This is not a book about ancient buildings in rural China, nor does it focus on the lavish homes of wealthy Chinese. Presented here are the contrasts between the old and the new, the conventional and the extraordinary, the inherited and the innovated, as these are seen today in the countryside of Zhejiang province. Here along the eastern seaboard, the rural environments and structures are inhabited by quite ordinary people who not only share a rich culture with all other Chinese but also have inherited vernacular traditions that themselves vary from place to place within this small province. The distinctive character of China's rural landscapes reflects in no small part the ways in which living and productive space have been composed. Most of these common places in the countryside are the work of anonymous builders who have been able to express morphologically the popular culture, the conventions, and the identity of each community. Many of the dwellings discussed in this book are of little architectural or historical significance. Yet even the simplest dwelling found in the countryside speaks of cultural values shared with the literati living in the cities and towns. These shared values are revealed in the particularly striking folk art tradition of Zhejiang.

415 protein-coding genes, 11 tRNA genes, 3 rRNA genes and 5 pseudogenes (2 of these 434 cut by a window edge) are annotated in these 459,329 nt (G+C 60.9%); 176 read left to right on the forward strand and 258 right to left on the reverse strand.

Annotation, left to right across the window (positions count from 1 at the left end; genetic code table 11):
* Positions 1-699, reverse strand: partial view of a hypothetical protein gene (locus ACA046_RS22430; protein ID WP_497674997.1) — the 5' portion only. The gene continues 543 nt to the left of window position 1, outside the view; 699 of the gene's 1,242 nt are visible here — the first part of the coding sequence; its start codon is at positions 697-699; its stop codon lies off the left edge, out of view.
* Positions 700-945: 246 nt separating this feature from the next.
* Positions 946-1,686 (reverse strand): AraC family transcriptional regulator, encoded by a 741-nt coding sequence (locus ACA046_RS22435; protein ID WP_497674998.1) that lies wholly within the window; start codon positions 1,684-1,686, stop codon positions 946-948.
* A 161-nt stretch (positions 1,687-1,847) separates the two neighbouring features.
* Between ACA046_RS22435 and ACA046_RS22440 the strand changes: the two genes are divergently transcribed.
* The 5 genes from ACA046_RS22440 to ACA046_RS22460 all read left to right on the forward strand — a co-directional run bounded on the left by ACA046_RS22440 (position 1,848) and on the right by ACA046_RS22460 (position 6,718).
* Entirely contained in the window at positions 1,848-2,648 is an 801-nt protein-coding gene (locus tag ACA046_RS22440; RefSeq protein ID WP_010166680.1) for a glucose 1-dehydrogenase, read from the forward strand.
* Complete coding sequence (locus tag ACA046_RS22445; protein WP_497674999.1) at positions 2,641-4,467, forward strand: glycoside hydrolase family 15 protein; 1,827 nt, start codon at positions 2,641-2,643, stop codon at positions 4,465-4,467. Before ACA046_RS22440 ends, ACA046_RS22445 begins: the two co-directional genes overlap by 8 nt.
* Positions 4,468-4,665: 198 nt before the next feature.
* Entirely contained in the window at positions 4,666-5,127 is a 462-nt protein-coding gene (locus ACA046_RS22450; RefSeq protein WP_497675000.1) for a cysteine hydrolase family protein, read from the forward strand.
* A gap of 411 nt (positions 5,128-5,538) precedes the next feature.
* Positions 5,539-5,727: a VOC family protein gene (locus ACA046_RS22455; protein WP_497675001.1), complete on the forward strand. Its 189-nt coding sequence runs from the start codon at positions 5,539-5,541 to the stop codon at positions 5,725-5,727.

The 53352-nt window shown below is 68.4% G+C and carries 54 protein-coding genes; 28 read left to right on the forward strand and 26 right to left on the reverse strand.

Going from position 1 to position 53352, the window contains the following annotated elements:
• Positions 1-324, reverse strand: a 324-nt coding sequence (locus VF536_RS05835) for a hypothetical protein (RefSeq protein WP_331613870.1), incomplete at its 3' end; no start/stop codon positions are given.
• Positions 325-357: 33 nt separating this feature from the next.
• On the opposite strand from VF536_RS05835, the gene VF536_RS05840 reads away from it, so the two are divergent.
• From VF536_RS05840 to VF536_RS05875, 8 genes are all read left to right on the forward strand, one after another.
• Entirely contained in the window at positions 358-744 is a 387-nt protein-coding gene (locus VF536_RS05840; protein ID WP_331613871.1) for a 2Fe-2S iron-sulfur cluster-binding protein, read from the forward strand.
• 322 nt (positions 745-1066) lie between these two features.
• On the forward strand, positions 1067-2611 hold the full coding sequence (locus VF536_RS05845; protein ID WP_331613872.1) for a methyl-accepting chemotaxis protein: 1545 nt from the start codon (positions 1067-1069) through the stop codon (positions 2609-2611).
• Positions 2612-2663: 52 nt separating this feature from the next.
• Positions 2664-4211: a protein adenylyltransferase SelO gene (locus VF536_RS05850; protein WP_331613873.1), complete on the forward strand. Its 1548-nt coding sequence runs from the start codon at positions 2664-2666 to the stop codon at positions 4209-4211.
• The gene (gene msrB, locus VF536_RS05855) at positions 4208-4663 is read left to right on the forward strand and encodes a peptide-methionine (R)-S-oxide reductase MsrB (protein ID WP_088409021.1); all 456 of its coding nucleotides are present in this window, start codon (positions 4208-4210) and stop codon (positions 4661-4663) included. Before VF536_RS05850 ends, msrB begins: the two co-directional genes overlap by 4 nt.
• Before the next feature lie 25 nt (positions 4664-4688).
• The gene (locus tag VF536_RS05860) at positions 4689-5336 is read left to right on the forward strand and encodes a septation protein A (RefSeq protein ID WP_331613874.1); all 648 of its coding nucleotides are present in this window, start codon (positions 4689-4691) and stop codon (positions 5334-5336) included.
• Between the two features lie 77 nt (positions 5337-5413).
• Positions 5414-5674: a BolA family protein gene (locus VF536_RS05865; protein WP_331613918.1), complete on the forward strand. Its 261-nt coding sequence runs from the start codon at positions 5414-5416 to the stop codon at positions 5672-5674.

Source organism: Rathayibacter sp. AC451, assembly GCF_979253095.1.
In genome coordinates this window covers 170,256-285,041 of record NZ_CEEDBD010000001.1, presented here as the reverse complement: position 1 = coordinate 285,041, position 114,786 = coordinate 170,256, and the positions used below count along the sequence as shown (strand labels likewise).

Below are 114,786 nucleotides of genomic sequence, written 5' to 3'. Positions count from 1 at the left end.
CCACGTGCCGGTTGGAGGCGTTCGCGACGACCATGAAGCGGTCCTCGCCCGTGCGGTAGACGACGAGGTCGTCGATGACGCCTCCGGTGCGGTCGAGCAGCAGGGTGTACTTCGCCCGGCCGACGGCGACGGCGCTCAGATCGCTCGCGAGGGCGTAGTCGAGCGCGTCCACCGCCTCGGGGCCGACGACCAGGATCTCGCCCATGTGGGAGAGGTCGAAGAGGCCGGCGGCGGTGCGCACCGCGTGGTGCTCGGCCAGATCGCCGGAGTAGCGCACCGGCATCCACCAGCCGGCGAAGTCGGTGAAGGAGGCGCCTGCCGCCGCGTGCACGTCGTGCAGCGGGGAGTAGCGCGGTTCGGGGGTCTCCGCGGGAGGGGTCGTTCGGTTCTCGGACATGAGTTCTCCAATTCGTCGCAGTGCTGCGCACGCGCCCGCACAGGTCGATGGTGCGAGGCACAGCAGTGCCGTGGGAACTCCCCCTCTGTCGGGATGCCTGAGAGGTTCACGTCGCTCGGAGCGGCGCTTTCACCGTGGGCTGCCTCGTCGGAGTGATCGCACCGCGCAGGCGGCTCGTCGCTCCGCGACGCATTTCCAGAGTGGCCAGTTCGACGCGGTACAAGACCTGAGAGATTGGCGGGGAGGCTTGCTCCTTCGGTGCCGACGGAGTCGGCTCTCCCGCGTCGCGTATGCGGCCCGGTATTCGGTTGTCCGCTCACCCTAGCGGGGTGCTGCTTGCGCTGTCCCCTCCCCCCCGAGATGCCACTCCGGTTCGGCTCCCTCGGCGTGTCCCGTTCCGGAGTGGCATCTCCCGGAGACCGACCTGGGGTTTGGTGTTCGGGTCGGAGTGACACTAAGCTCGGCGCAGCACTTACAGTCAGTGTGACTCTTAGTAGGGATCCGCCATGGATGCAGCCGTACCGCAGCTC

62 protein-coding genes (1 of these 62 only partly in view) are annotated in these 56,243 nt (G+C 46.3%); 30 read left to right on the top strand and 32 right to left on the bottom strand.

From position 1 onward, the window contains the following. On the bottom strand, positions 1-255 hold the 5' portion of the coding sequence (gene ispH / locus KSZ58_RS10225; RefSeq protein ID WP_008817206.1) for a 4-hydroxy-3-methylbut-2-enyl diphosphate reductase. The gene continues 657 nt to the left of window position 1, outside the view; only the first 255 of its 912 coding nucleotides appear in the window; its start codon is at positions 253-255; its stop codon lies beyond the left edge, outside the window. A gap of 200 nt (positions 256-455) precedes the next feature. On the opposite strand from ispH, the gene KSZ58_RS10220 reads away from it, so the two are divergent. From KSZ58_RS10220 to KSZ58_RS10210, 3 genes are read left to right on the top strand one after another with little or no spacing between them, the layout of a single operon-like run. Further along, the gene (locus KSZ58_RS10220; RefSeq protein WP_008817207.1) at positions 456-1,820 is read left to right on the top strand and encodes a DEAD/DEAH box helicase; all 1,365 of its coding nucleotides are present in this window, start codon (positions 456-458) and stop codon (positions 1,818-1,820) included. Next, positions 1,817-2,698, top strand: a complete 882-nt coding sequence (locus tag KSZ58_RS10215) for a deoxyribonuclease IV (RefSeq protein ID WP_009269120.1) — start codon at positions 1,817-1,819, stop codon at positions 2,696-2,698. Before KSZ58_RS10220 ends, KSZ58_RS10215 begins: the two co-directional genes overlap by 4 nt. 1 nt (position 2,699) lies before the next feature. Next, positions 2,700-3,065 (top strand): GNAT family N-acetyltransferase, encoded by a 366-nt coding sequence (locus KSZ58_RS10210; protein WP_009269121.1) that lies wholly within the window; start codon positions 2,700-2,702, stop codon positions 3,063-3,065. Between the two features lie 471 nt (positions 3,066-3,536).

This book addresses a number of questions. What is Zhejiang's vernacular architecture? What are its special characteristics and general relationship to the broad patterns of Chinese architecture ? In what patterns do ensembles of dwellings exist in villages and towns? How is space defined in a rural dwelling? What materials and building principles underlie vernacular architecture in Zhejiang? What are the sources and forms of exterior and interior ornamentation? What are the symbolic meanings of house construction, form, and decoration? In what general ways are house form and function changing? What patterns persist in spite of social change and new ways of living ? Broad questions of this type draw answers from many disciplines—cultural geography, architecture, folklore, art history, archaeology, and anthropology.
Zhejiang province, situated along the central portion of China's eastern coast, is among the country's smallest provinces. With an area of 101,800 square kilometers (39,305 square miles), Zhejiang is about the size of Kentucky or Virginia. Still, its current population of just over 40 million is nearly 50 percent greater than that of even the most populous American state, California. On this basis alone, Zhejiang today is a . . .